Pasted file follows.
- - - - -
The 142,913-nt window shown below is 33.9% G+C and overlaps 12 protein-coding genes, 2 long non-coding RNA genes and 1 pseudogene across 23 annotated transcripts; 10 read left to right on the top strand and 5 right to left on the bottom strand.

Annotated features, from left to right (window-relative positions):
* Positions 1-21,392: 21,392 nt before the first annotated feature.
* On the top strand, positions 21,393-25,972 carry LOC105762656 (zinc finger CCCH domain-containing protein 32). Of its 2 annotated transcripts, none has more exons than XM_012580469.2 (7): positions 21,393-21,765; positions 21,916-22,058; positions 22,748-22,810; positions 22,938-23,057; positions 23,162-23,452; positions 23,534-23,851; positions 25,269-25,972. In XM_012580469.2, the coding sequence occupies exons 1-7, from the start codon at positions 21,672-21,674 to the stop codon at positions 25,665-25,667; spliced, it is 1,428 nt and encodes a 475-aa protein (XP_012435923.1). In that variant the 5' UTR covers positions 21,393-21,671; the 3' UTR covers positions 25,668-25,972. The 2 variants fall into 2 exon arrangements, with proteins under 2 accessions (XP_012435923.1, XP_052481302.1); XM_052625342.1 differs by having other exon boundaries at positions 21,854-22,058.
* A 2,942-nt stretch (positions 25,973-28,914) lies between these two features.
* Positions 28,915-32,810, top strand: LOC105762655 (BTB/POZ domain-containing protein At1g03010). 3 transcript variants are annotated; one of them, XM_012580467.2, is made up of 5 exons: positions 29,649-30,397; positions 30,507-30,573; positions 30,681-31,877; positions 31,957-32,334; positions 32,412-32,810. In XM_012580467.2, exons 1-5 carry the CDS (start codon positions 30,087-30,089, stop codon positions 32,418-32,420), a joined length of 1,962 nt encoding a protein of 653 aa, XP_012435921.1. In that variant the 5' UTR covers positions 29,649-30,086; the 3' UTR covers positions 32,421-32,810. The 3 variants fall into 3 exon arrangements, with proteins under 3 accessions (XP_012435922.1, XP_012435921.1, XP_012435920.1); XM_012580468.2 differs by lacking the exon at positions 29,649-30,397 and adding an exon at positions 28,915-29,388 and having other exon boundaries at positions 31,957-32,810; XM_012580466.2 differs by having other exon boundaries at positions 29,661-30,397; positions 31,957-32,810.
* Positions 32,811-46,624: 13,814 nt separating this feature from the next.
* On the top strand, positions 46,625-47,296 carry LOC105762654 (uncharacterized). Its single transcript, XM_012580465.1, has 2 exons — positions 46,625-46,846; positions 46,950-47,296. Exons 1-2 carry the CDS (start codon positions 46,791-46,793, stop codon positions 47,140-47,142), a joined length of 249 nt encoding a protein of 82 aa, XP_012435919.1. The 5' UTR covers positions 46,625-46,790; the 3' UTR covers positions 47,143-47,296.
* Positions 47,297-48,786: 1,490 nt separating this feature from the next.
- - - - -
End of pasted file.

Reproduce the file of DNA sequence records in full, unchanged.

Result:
The 142,913-nt window shown below is 33.9% G+C and overlaps 12 protein-coding genes, 2 long non-coding RNA genes and 1 pseudogene across 23 annotated transcripts; 10 read left to right on the top strand and 5 right to left on the bottom strand.

Annotated features, from left to right (window-relative positions):
* Positions 1-21,392: 21,392 nt before the first annotated feature.
* On the top strand, positions 21,393-25,972 carry LOC105762656 (zinc finger CCCH domain-containing protein 32). Of its 2 annotated transcripts, none has more exons than XM_012580469.2 (7): positions 21,393-21,765; positions 21,916-22,058; positions 22,748-22,810; positions 22,938-23,057; positions 23,162-23,452; positions 23,534-23,851; positions 25,269-25,972. In XM_012580469.2, the coding sequence occupies exons 1-7, from the start codon at positions 21,672-21,674 to the stop codon at positions 25,665-25,667; spliced, it is 1,428 nt and encodes a 475-aa protein (XP_012435923.1). In that variant the 5' UTR covers positions 21,393-21,671; the 3' UTR covers positions 25,668-25,972. The 2 variants fall into 2 exon arrangements, with proteins under 2 accessions (XP_012435923.1, XP_052481302.1); XM_052625342.1 differs by having other exon boundaries at positions 21,854-22,058.
* A 2,942-nt stretch (positions 25,973-28,914) lies between these two features.
* Positions 28,915-32,810, top strand: LOC105762655 (BTB/POZ domain-containing protein At1g03010). 3 transcript variants are annotated; one of them, XM_012580467.2, is made up of 5 exons: positions 29,649-30,397; positions 30,507-30,573; positions 30,681-31,877; positions 31,957-32,334; positions 32,412-32,810. In XM_012580467.2, exons 1-5 carry the CDS (start codon positions 30,087-30,089, stop codon positions 32,418-32,420), a joined length of 1,962 nt encoding a protein of 653 aa, XP_012435921.1. In that variant the 5' UTR covers positions 29,649-30,086; the 3' UTR covers positions 32,421-32,810. The 3 variants fall into 3 exon arrangements, with proteins under 3 accessions (XP_012435922.1, XP_012435921.1, XP_012435920.1); XM_012580468.2 differs by lacking the exon at positions 29,649-30,397 and adding an exon at positions 28,915-29,388 and having other exon boundaries at positions 31,957-32,810; XM_012580466.2 differs by having other exon boundaries at positions 29,661-30,397; positions 31,957-32,810.
* Positions 32,811-46,624: 13,814 nt separating this feature from the next.
* On the top strand, positions 46,625-47,296 carry LOC105762654 (uncharacterized). Its single transcript, XM_012580465.1, has 2 exons — positions 46,625-46,846; positions 46,950-47,296. Exons 1-2 carry the CDS (start codon positions 46,791-46,793, stop codon positions 47,140-47,142), a joined length of 249 nt encoding a protein of 82 aa, XP_012435919.1. The 5' UTR covers positions 46,625-46,790; the 3' UTR covers positions 47,143-47,296.
* Positions 47,297-48,786: 1,490 nt separating this feature from the next.